THE CHORDETTES: (Singing) So please turn on your magic beam. Mr. Sandman, bring me a dream...

KRULWICH: But sleeping free has some interesting complications. For example, suppose you like a fetal position. Suppose you want to bring your knees up to your chest at night. In space, you can't do that, because you're being pulled equally in all directions. So you body just naturally wants to open up.

Ms. IVINS: You'll be in sort of a opened-up 'C' position.

Dr. BARRY: Like the letter C.

Ms. IVINS: And your arms will be like you're trying to hug a big tree.

Dr. BARRY: Kind of splayed wide open.

Ms. IVINS: You know, they'll be open.

Dr. BARRY: Yeah.

Ms. IVINS: And that's the posture that your body is comfortable in.

KRULWICH: So if you want an all-night fetal curl, astronauts have to use a tool. They call it the "Velcro strap."

Ms. IVINS: And so a lot of people will sleep, and they'll use the Velcro strap to sort of strap their knees up their chest.

Dr. BARRY: Right. Kind of go in a little bit of a fetal position. I'll even sometimes strap my legs into a fetal position the first day or two.

KRULWICH: And that's not the only thing they strap up there.

Dr. BARRY: The other thing is that your head, you know, of course, doesn't stay on the pillow. It drifts off.

KRULWICH: So you have to have a pillow, though, don't you? So...

Ms. IVINS: There is a pillow. It's a block of foam. And you put the back of your head on it, and then you Velcro the front of your head to it. So it's like a big...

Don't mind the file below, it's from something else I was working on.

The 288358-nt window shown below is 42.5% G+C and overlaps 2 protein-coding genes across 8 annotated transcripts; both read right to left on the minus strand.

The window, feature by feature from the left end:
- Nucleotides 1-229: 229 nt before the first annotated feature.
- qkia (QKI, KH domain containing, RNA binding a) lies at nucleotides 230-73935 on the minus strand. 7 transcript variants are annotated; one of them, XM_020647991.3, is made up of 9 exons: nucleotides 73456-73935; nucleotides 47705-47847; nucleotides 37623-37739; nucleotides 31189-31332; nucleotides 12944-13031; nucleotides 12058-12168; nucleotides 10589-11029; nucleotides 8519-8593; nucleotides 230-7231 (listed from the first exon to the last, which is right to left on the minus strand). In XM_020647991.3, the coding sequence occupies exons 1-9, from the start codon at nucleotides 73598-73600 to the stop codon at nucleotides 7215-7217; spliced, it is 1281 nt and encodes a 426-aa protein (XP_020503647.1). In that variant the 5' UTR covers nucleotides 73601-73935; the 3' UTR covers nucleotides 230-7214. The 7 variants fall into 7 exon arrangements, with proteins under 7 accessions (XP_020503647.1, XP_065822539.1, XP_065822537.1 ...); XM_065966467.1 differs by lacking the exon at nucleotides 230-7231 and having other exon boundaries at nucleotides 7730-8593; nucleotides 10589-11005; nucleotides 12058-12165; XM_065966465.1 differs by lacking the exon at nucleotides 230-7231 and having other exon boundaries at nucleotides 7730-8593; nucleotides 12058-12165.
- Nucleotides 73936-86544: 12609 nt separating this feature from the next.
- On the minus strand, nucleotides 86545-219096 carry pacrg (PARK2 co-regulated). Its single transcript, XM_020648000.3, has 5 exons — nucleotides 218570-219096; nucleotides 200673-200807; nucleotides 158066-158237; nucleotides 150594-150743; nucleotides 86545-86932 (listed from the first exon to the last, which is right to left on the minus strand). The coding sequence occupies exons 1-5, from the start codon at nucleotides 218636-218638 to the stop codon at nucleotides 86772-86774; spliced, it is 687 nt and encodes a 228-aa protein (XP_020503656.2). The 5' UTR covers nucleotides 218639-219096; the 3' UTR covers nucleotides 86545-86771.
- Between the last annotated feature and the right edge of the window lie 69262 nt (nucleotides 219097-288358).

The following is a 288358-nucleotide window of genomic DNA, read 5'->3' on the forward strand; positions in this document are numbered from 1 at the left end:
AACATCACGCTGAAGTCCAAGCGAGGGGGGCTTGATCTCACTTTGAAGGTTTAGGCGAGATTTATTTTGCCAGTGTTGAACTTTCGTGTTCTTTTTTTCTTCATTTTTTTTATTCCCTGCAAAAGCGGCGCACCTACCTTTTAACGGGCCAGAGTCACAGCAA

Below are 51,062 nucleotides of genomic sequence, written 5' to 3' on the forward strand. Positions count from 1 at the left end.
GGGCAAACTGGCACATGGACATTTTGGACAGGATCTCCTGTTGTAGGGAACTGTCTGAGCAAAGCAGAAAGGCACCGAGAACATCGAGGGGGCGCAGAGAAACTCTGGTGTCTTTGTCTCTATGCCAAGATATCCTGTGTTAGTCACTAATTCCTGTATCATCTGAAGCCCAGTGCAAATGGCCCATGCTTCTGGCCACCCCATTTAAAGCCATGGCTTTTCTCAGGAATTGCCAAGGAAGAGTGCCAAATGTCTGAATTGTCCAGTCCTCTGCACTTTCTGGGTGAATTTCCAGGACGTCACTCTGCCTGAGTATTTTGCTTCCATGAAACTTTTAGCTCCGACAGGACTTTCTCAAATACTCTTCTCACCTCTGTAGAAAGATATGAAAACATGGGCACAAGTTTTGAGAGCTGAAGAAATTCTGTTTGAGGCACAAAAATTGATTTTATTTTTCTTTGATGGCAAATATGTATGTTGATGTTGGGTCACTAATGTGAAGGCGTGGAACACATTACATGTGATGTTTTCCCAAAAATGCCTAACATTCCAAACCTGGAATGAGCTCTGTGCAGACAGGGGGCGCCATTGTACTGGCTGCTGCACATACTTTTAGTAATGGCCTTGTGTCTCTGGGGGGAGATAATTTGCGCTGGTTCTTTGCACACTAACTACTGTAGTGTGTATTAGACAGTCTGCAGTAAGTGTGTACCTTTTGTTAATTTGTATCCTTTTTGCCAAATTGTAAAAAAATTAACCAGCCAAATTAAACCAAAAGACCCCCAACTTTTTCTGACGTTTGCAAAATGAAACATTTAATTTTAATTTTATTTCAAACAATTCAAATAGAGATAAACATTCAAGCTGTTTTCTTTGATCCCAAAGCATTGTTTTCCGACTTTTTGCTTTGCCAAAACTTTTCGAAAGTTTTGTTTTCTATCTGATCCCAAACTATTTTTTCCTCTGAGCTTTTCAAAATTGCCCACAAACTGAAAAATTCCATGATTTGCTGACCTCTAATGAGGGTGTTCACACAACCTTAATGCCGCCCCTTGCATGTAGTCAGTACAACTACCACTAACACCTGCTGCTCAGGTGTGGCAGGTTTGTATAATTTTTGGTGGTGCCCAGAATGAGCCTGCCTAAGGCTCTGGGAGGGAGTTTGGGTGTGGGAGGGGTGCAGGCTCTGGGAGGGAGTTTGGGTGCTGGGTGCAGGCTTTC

KRULWICH: You like where you Velcro the front of your head...

(Soundbite of laughter)

KRULWICH: To your - the front of your head or the back of your head?

Ms. IVINS: No, you Velcro your head to your pillow.

KRULWICH: So really you're wearing your pillow.

Ms. IVINS: Or it's wearing you.

(Soundbite of laughter)

(Soundbite of song "Mr. Sandman")

THE CHORDETTES: (Singing) Mr. Sandman...

KRULWICH: Astronauts Marsha Ivins and Dan Barry admit that sleeping in space has, you know, a few down sides. For example, there's the problem of phantom limbs. When you sleep in space, your arms, and your arms especially, get free of the sleeping bag and kind of drift around any way they like.

Dr. BARRY: So your arms are out there. In fact, the first night sleeping, I - my hand was hitting my face, and I thought it was the guy next to me, so I said, stop bothering me. And he's like, I'm not bothering you, you're hitting yourself.

(Soundbite of laughter)

Dr. BARRY: And I was like, what? And sure enough, when you fall asleep, your hands drift right in front of your face, and in my case, the first night they were bumping into my face.

KRULWICH: And while that happened again the second night...

Dr. BARRY: Not after that.

KRULWICH: So somehow, and Dan doesn't know how, bodies learn to adjust to zero gravity. They just do.

Dr. BARRY: Never happened again after the first night.

KRULWICH: And so, once you get the hang of it, then any time you like, anywhere you like, you could be right side up, you could be upside down. Whenever you feel tired, all you have to do is just close your eyes and then...

(Soundbite of snoring)

KRULWICH: And that is why, say both astronauts, assuming you don't mind being strapped to your knees while being clamped to a pillow, nothing, nothing beats a good night in space.

Dr. BARRY: And it's wonderful. At the end of a mission, I'm just, I mean, it's just fabulous. I love sleeping in space.

KRULWICH: Robert Krulwich, NPR News, in New York.

(Soundbite of song "Mr. Sandman")

MARTIN: That was an "Emergency Krulwich." Thank you, Robert, once again, for saving our bacon on a Friday.

STEWART: So, you know what? It is Friday, Rachel.